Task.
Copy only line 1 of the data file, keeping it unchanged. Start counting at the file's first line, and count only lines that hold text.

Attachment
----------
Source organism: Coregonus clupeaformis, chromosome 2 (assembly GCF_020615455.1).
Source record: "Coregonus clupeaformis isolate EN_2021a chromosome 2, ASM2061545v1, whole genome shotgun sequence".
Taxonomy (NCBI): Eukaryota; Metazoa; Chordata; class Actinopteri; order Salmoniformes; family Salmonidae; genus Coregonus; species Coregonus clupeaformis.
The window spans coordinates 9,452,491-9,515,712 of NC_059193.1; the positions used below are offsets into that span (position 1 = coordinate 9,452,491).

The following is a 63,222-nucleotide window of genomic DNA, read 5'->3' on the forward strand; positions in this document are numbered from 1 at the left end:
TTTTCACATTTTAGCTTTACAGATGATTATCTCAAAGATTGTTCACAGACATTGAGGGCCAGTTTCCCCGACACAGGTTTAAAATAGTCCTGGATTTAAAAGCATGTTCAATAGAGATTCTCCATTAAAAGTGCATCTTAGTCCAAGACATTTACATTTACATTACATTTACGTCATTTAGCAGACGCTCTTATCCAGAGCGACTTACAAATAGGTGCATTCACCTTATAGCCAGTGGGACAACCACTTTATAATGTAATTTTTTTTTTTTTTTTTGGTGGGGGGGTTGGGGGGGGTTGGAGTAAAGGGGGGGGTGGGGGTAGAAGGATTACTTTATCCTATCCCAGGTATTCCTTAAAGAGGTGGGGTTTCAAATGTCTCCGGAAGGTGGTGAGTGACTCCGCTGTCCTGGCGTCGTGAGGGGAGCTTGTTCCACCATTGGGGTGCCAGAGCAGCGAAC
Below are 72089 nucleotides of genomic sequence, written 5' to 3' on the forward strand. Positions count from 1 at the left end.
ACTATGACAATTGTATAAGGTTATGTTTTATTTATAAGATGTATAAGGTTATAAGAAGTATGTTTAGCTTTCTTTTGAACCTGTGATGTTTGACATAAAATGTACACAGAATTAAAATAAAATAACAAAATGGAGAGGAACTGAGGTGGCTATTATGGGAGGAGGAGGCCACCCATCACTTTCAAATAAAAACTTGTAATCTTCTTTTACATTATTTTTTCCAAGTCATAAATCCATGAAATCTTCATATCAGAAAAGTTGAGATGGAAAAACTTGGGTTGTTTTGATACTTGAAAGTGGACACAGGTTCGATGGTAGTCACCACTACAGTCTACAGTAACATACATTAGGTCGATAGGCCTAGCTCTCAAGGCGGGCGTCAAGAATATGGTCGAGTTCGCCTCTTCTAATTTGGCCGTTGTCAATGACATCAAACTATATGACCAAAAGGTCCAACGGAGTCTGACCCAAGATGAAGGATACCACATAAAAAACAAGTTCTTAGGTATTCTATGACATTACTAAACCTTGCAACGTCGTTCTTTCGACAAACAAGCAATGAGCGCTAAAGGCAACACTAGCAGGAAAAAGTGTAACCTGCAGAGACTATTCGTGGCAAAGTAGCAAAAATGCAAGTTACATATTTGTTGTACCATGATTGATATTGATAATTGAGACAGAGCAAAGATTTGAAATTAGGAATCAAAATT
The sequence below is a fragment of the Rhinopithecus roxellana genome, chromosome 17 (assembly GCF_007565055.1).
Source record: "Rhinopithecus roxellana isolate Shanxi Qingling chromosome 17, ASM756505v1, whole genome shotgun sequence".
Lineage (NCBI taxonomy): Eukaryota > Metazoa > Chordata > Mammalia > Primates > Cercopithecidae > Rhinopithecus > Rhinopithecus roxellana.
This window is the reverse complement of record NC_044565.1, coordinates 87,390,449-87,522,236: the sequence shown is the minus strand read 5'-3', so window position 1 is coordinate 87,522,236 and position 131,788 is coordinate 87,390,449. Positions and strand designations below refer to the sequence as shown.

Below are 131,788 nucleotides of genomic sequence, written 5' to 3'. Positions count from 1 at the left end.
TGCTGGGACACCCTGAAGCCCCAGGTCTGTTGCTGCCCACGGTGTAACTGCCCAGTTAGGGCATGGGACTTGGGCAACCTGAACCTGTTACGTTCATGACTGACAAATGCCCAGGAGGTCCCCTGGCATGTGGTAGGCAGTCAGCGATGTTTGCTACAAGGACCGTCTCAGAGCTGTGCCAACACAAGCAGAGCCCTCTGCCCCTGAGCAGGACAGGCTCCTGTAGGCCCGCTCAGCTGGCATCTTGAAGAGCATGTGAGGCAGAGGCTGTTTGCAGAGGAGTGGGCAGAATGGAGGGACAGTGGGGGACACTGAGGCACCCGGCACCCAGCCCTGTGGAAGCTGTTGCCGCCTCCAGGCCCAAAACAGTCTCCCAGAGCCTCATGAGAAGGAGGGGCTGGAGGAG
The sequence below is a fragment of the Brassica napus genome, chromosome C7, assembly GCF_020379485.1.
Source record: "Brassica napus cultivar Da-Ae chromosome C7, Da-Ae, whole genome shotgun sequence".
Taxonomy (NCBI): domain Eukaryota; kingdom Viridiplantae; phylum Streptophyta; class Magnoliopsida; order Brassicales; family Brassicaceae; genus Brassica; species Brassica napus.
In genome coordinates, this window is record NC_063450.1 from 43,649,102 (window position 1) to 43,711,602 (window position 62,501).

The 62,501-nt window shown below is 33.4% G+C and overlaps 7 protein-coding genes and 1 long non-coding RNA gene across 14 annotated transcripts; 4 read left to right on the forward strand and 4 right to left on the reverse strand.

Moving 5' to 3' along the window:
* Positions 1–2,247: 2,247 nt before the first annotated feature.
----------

Source organism: Coregonus clupeaformis, chromosome 2 (assembly GCF_020615455.1).